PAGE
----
The ongoing saga of the Republican Party's attempt to hold a convention in August to choose Donald Trump as their presidential nominee is leaving small business owners in spurned Charlotte, North Carolina and Jacksonville, Florida frustrated and angry over lost income at a time when the economy is reeling.
According to a report from the Daily Beast, business owners in Charlotte are angry that the president abruptly pulled the convention from their city over concerns he couldn't put on the big production he craves due to the COVID-19 pandemic and Jacksonville business owners are unsure whether the convention that was moved to their city will pay off now that the GOP is dialing it back over the same health crisis concerns.
As the Beast's Hunter Woodall reports, "Trump’s now-abandoned push to hold a major RNC convention during the coronavirus pandemic has turned what is normally a historic commemoration of political triumph into one that has become mired in backlash and criticism in two key swing states. Small businesses that had been selected as vendors for either city’s convention had found themselves in the tense position of having to decide between financial gains and health concerns. Now they find themselves gaining nothing at all for their troubles."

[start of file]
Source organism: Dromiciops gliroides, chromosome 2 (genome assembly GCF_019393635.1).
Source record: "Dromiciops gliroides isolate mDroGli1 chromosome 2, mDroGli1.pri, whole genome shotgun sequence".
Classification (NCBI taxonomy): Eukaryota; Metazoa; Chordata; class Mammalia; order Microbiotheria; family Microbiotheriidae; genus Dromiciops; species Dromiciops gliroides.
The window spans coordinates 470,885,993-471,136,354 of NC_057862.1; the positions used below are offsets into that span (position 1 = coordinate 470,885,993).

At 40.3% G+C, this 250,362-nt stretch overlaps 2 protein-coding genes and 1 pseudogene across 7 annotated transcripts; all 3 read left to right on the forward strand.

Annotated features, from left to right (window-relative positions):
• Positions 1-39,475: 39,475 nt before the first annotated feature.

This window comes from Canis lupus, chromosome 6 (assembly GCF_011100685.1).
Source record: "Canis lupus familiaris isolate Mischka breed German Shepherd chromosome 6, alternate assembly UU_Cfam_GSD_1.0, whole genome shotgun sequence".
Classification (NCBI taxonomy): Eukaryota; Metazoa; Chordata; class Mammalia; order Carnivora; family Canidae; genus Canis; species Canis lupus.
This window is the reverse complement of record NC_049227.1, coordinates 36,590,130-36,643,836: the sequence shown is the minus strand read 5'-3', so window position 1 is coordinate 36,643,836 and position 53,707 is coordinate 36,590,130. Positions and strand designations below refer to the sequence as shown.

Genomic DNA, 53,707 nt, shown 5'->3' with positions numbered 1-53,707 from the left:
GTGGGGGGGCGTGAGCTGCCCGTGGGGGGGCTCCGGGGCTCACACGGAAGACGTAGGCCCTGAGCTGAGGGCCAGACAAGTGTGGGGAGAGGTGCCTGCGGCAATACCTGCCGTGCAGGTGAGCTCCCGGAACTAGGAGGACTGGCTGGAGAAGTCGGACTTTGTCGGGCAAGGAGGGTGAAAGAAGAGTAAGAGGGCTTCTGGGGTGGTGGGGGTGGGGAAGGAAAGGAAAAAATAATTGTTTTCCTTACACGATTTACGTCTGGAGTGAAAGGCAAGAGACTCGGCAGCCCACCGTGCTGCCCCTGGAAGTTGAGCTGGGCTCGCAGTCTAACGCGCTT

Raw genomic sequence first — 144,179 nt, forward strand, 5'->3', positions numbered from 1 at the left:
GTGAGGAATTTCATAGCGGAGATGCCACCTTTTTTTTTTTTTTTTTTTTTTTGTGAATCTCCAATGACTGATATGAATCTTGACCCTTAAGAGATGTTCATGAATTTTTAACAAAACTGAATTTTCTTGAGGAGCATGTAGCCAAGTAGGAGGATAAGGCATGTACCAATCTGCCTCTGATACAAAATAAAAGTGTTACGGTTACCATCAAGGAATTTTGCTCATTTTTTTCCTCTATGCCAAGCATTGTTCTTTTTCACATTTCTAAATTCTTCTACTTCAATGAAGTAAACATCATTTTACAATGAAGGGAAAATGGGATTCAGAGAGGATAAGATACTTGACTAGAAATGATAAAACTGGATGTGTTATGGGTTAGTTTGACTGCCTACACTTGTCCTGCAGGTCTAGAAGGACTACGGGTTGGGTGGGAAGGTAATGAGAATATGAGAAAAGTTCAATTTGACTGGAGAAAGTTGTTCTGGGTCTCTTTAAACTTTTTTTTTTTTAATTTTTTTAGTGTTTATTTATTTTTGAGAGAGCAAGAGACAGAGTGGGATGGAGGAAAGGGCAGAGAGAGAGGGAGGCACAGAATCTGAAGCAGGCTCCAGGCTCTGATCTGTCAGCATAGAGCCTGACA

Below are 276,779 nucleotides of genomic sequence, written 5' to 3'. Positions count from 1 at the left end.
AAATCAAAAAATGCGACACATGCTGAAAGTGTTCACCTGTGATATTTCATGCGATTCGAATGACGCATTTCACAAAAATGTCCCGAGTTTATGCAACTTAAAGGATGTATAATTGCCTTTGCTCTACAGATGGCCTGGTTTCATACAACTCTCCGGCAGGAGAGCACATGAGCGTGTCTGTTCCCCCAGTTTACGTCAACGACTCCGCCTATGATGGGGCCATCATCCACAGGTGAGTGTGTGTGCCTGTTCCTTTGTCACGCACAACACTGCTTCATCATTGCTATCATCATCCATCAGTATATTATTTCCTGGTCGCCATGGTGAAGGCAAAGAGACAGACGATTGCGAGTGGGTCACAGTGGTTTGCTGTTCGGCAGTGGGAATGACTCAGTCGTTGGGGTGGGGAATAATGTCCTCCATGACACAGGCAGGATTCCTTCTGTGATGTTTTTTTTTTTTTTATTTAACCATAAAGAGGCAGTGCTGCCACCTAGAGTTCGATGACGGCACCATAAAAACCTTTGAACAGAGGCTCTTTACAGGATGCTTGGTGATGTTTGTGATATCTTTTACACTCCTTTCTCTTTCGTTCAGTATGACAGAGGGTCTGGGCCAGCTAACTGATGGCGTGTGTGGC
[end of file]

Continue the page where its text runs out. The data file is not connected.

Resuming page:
Case in point, Larry Farber owner of Middle C Jazz, whose business was slated to be an official convention venue location.
"It was a gut punch to all of us that it left, just from an economic standpoint,” said Farber explained. “And now when you see that it was moved to Florida and it’s not going to happen there, as a business owner you of course look back in hindsight and go it’s a shame it didn’t work out for Charlotte, it’s a shame that the RNC couldn’t have come to an agreement with our state and our governor to make it work.”
Andy Thompson, the president of Charlotte’s Rose Chauffeured Transportation, is still fuming at the president over the quick trigger to up and move the convention to Florida.
Originally calling trump's threat to move the convention a "short-sighted, short notice, bully tactic” Thompson isn't any happier today with the president.
“He’s not thinking about us,” explained Thompson. “He’s just thinking about himself.”
According to the report, the failure to launch a well-attended convention after months of planning may hurt Trump -- and Republicans -- at the polls in November.
"In Florida, Bonnie Arnold, the owner of Bonnie’s Floral Designs, said she felt Trump would face backlash for how he’d managed the festivities. Her business had been selected as a local vendor," Woodall wrote.
“I think it will hurt him politically,” Arnold said when asked about the president. “(He) did that decision in Charlotte rather quickly… and then to turn around and even in a shorter period of time repeat that, I don’t think builds confidence in his re-election.”
You can read more here.